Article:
Fall in business confidence over profits

08 Jan 2018

Business

The findings for the final St Helens Economic Survey of 2017 showed that the economic situation has worsened in the last quarter, with just 45% of respondents expecting profits to increase in the next 12 months, falling from 80% earlier in the year.

This reflects the political uncertainty, currency fluctuations and the vagaries of the Brexit process in the UK, which are continuing to weigh on business growth prospects.

On a more positive note, there was a breakthrough in Brexit negotiations in Brussels on the 8th December 2017. Businesses will be breathing a sigh of relief that ‘sufficient progress’ has been achieved; but with the caveat that they want to see a swift start to trade talks.

Key findings include:

  • Both sectors reported falls in sales and orders from its UK customers, but this was more acute for the service sector.
  • Despite price pressures on manufacturing firms, there was a boost in export volumes – possibly stimulated by stronger global demand.
  • Staffing over the last quarter of 2017 has dropped downwards for both sectors. Employment intentions pointed to modest growth in staffing over the next three months.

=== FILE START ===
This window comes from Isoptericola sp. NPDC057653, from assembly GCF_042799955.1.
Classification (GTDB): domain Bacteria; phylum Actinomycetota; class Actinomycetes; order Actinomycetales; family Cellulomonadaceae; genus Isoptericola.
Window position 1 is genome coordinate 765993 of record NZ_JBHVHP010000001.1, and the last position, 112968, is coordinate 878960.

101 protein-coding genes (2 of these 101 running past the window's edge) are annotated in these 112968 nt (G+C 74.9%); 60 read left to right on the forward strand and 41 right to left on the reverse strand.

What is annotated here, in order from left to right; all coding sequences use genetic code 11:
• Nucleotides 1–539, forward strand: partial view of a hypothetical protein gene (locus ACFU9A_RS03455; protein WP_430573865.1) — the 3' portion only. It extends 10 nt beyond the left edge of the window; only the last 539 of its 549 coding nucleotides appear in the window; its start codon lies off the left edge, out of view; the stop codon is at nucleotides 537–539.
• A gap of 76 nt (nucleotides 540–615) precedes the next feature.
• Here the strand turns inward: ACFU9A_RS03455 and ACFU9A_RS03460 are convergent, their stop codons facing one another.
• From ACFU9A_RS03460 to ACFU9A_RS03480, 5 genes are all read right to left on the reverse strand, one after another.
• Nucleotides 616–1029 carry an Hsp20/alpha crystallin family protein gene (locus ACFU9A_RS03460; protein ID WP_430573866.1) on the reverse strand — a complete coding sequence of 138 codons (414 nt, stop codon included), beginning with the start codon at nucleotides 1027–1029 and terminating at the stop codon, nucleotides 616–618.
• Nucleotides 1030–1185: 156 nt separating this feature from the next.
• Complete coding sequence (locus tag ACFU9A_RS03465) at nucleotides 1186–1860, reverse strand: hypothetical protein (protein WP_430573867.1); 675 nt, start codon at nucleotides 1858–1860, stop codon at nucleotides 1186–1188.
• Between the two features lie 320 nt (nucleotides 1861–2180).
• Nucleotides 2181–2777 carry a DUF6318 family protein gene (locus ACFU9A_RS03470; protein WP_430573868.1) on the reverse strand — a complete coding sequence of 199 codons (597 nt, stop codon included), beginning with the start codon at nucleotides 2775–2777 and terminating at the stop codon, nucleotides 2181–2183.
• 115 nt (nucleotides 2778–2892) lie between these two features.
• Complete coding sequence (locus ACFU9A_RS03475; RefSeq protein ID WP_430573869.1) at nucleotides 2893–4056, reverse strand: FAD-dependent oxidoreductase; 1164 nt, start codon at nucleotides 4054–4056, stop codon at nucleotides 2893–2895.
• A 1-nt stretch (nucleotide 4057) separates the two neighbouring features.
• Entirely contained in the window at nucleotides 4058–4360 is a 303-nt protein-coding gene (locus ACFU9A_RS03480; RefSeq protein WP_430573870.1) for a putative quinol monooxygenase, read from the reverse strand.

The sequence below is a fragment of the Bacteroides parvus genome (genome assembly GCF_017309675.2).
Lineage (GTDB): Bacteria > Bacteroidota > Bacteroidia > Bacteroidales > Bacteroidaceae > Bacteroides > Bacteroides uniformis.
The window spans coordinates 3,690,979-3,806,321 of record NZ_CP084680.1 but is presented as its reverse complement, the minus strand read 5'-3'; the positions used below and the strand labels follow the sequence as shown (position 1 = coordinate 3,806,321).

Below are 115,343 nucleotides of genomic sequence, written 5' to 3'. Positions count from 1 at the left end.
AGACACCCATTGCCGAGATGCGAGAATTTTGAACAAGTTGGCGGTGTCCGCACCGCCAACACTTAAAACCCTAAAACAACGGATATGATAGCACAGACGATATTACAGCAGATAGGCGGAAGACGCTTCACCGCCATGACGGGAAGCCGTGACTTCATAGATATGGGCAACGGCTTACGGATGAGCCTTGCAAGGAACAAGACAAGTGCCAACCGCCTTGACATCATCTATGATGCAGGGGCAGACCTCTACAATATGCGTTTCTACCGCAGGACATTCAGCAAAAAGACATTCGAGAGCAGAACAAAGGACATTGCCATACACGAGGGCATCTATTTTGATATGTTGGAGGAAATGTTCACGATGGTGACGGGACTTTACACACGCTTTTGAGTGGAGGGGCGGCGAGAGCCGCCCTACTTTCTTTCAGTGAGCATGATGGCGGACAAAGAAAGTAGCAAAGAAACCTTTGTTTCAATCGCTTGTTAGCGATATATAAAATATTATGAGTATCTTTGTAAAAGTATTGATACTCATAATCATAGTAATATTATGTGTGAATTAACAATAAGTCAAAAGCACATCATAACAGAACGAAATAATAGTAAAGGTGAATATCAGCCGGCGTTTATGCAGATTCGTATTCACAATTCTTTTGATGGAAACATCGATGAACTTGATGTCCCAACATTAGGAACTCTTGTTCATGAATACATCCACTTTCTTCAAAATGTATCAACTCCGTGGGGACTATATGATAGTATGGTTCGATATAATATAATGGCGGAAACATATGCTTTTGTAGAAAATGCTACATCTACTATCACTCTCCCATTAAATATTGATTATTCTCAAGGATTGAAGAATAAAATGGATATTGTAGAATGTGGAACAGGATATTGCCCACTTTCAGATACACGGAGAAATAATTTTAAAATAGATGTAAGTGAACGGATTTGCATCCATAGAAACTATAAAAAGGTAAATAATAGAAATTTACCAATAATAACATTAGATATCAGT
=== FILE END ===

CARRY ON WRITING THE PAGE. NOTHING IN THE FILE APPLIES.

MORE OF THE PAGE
• 53% of all respondents experienced recruitment difficulties; whilst technical skills remains the major skills shortage for manufacturing, both sectors had problems sourcing unskilled & semi-skilled staff.
  • The number of service sector firms operating at full capacity has increased to 46% – the highest level since 2013. Conversely, only 15% manufacturing firms are operating at full capacity.
  • Price pressures have increased for manufacturing, mainly for raw materials, although other overheads have eased in Q4 17.

Tracy Mawson, Deputy Chief Executive at St Helens Chamber, commented: “Businesses will welcome the breakthrough on negotiations in Brussels in December. A swift start to trade talks is crucial to upcoming investment and growth decisions as companies want absolute clarity on the long-term deal being sought, and want government to work closely with business experts to ensure that the details are right.

“Yet even the best possible Brexit deal won’t be worth the paper it’s written on if the government fails to address the many long-standing and well-known barriers to growth here at home. Ever-rising upfront costs, a labour market at capacity, growing pressure on land use, and a physical and digital infrastructure in need of investment and expansion, all prevent UK firms from reaching their potential. While the recent Budget made some welcome steps in the right direction, concerted and sustained action to fix the fundamentals is needed to encourage business investment and growth.

“Members can be assured that St Helens Chamber will be working very closely with the British Chambers of Commerce to articulate your concerns at the highest level of Government.”